Okay, this should completely exhaust my ingenious idea quota for the millenium, because I had a helluva good one tonight at the Boston meet-up. Kate Tilton brought up the unfortunate number of self-published books she’s read lately that had a ton of potential but were rife with distracting typos. And like a lightning bolt striking me in the brain (or maybe it was the one beer), I saw the next Kindle update, a magnificent Kindle update. By marrying Microsoft Word’s Track Changes feature and cloud storage, we would get the wikified e-book.
Here’s how it works: A reader is zipping along through their latest download. They come across a typo, or what they perceive to be a mistake in the book. Using the already-built-in highlight feature and on-screen keyboard, they mark this mistake and type in their suggestion for a fix, refinement, or improvement. They can even mark what kind of suggestion it is, like “typo”. Here’s the ingenious part: The author can pull up the current e-book on their computer and see all the track changes. They can view “all readers”, sort the track changes by date, by type, by reader, and so on. If they agree with the mistake and fix, they click a button, and the change is made. That change then propagates to the Kindle store, meaning the next person won’t see the mistake.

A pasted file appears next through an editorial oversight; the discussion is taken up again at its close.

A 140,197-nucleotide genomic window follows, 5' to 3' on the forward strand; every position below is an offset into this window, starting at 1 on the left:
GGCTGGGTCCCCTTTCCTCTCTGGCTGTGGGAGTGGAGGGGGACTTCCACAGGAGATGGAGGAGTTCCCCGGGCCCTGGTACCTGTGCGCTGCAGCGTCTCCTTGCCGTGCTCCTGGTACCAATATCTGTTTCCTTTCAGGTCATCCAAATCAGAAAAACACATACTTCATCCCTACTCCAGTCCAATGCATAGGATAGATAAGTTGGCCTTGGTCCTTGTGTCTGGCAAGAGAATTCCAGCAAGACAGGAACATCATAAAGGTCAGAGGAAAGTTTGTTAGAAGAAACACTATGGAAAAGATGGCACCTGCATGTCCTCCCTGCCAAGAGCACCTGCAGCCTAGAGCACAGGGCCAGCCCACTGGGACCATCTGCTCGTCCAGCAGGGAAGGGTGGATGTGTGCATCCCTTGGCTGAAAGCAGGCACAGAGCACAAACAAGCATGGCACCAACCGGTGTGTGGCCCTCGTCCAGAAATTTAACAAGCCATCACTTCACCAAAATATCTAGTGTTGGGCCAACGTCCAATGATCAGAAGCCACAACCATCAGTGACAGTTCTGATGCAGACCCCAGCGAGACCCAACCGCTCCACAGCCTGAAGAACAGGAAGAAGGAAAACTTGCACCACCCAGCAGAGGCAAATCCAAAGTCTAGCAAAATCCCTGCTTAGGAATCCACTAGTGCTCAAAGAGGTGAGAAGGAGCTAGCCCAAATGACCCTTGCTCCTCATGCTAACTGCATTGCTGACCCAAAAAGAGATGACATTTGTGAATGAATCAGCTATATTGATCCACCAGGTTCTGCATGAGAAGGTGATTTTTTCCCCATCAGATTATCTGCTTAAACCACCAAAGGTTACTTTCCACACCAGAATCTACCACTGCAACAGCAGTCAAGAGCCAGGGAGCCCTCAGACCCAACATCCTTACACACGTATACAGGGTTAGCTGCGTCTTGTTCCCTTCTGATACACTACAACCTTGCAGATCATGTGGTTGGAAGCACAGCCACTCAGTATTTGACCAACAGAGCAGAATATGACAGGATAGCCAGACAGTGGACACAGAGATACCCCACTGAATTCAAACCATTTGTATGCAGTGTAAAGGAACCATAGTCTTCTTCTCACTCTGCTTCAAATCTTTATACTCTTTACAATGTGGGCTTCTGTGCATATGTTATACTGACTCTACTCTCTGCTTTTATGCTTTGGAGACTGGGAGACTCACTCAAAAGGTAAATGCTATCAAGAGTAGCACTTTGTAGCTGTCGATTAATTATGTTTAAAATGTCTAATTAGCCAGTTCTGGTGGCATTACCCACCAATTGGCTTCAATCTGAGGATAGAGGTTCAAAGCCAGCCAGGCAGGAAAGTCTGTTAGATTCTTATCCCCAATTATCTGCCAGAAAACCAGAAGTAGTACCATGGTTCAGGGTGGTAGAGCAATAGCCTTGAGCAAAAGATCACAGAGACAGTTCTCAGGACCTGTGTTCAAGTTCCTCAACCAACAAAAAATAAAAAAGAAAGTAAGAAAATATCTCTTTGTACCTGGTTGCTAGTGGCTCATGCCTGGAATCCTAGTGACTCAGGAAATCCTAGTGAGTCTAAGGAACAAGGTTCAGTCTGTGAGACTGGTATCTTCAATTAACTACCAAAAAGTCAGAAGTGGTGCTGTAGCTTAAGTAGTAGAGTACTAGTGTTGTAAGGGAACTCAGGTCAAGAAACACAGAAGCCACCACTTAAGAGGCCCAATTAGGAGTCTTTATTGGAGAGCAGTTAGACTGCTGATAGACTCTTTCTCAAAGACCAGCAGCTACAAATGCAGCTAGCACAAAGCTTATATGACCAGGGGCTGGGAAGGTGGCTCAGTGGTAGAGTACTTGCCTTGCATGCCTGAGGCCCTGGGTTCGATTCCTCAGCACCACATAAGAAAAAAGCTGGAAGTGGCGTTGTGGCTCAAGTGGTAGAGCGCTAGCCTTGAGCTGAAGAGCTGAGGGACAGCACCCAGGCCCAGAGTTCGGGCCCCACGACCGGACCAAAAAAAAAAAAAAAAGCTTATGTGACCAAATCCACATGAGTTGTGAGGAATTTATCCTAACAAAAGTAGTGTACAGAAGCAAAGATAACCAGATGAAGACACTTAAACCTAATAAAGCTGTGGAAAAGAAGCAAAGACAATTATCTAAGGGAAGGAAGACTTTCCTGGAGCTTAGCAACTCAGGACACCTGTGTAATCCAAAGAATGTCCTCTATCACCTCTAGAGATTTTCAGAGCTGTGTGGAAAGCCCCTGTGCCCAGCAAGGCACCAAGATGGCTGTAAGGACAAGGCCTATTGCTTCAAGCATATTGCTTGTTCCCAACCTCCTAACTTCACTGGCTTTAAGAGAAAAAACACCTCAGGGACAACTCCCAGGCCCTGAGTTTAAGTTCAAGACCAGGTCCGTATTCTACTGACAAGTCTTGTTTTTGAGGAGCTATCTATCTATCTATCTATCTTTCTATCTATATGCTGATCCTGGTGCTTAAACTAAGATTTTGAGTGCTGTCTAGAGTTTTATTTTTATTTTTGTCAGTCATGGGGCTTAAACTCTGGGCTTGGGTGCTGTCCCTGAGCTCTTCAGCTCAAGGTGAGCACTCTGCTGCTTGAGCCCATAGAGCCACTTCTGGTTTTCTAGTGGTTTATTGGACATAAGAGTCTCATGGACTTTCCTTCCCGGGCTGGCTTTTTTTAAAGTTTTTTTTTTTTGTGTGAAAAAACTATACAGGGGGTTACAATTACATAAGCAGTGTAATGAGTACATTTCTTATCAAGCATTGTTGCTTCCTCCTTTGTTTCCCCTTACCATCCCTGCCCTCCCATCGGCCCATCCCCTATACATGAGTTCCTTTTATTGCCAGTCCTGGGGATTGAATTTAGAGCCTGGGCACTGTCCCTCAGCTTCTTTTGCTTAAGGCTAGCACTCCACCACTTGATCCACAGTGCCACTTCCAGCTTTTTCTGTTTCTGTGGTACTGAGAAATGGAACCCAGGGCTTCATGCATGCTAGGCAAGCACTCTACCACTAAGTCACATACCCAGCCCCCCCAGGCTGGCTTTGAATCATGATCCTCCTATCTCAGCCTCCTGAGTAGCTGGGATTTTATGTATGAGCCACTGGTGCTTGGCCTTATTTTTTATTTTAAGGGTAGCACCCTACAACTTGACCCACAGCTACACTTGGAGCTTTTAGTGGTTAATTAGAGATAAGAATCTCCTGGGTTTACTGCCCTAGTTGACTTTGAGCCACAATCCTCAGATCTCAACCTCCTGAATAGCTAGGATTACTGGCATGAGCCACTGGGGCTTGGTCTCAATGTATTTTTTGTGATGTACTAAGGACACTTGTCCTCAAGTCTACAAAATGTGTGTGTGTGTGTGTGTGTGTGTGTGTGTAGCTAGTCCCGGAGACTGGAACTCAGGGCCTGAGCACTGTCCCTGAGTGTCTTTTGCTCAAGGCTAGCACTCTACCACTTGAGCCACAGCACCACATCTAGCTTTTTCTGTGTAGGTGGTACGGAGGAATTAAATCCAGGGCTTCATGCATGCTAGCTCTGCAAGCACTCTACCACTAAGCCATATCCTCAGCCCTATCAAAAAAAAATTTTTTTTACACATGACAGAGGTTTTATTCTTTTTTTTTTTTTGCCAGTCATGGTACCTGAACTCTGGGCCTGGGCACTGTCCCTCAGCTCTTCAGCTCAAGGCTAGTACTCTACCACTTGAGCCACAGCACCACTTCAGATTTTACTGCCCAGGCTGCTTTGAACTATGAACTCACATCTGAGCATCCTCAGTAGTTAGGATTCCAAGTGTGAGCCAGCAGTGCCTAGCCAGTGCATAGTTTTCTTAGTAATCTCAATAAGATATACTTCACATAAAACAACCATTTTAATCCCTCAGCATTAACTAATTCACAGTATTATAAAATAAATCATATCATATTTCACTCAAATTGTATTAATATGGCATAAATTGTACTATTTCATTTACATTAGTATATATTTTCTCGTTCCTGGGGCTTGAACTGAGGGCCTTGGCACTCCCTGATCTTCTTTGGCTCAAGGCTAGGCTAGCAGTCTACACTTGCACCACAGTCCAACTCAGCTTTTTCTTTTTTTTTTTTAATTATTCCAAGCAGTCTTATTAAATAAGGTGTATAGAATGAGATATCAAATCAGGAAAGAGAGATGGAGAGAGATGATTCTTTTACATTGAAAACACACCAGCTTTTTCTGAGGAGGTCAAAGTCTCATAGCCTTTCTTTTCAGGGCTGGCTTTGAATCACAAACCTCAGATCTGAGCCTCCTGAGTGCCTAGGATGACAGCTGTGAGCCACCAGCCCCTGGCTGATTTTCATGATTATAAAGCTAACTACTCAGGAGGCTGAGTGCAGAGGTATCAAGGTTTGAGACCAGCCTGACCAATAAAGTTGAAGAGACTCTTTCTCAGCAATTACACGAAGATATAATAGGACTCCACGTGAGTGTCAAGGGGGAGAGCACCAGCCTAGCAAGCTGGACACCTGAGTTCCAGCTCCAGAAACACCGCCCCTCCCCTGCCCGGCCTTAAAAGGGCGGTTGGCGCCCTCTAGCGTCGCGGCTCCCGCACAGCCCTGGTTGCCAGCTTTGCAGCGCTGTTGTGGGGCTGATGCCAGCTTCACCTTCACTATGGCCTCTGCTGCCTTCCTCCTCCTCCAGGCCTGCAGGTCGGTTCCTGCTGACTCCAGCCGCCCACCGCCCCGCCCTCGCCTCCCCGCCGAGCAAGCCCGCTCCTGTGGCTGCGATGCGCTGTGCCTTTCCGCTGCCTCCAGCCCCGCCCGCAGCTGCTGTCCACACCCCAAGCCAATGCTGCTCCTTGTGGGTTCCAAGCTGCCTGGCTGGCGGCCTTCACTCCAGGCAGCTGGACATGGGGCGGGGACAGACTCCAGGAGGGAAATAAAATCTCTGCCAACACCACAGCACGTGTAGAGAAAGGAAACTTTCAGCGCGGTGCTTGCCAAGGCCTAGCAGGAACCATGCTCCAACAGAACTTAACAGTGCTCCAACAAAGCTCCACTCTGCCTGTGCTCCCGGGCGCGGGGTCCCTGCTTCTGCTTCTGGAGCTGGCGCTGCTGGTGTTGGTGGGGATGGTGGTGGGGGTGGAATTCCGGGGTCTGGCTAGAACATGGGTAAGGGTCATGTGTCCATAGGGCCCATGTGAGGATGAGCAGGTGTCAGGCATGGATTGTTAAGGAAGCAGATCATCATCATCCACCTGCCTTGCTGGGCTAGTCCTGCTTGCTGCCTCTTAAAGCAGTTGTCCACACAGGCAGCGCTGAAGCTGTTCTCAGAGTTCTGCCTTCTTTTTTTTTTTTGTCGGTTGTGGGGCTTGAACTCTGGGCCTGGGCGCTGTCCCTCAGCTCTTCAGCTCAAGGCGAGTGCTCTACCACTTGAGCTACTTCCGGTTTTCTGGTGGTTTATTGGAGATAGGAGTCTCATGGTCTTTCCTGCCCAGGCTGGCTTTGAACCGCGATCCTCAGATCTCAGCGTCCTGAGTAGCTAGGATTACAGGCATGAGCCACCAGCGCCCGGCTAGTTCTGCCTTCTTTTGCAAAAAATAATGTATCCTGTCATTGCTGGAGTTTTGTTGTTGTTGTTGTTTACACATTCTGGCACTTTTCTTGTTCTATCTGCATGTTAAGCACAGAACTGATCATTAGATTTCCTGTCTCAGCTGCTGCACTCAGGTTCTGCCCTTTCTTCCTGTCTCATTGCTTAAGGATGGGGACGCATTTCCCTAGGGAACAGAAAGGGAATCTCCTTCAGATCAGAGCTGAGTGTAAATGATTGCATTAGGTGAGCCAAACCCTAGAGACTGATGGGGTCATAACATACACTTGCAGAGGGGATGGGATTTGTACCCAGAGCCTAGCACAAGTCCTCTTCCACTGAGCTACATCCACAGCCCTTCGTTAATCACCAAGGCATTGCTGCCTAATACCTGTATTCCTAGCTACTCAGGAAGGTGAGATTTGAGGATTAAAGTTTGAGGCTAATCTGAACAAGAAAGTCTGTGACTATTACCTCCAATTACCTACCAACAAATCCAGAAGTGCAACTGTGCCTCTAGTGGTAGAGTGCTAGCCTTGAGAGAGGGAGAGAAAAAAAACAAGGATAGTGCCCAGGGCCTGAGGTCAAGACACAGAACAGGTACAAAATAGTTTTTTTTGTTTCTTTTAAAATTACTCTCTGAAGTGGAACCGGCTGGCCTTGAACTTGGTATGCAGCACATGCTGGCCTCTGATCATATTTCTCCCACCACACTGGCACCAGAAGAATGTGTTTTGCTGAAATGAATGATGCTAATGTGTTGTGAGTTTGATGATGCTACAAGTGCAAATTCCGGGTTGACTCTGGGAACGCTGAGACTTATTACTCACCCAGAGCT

Here’s the next awesome bit: Any reader who suggested the fix automatically gets points (if multiple readers offered the same suggestion, they all get points). These points go toward buying e-books. This rewards the early-adopters who help clean up works as they read them, and it ensures that subsequent readers purchase cleaner material.
Now, this in no way would be a substitute for sound editorial practices on the part of the author. I don’t think readers will tolerate rough drafts being published, and they shouldn’t be expected to. But mistakes happen, both in self-published and traditionally published books. Readers have pointed out to me that the Random House UK edition of WOOL has a mistake in the header in a later chapter. What we are creating here is one more step in quality control, and why not? We have the technology to make it happen. Why not have a system that rewards those who happen to spot errors? Why not have a system that improves the user experience for future readers?
This sort of thing is already going on, but the process is laborious. I get emails about typos, and I know readers who notify publishers about typos. This allows the process to happen right there in the e-reader device, and it makes it simple and painless for the author to accept or deny a tracked change and implement the change inside the uploaded e-book. It’s the wisdom of the crowds applied to literature. It’s the wikification of novels. I expect you would have a reading subset that bought books close to release and took pride in the number of their suggestions that were accepted. Rank these readers the way reviewers get ranked. And let them enjoy the free e-books they pile up as reward.
That beer has totally worn off, and this still seems like a brilliant idea. Uncle Jeff, are you listening?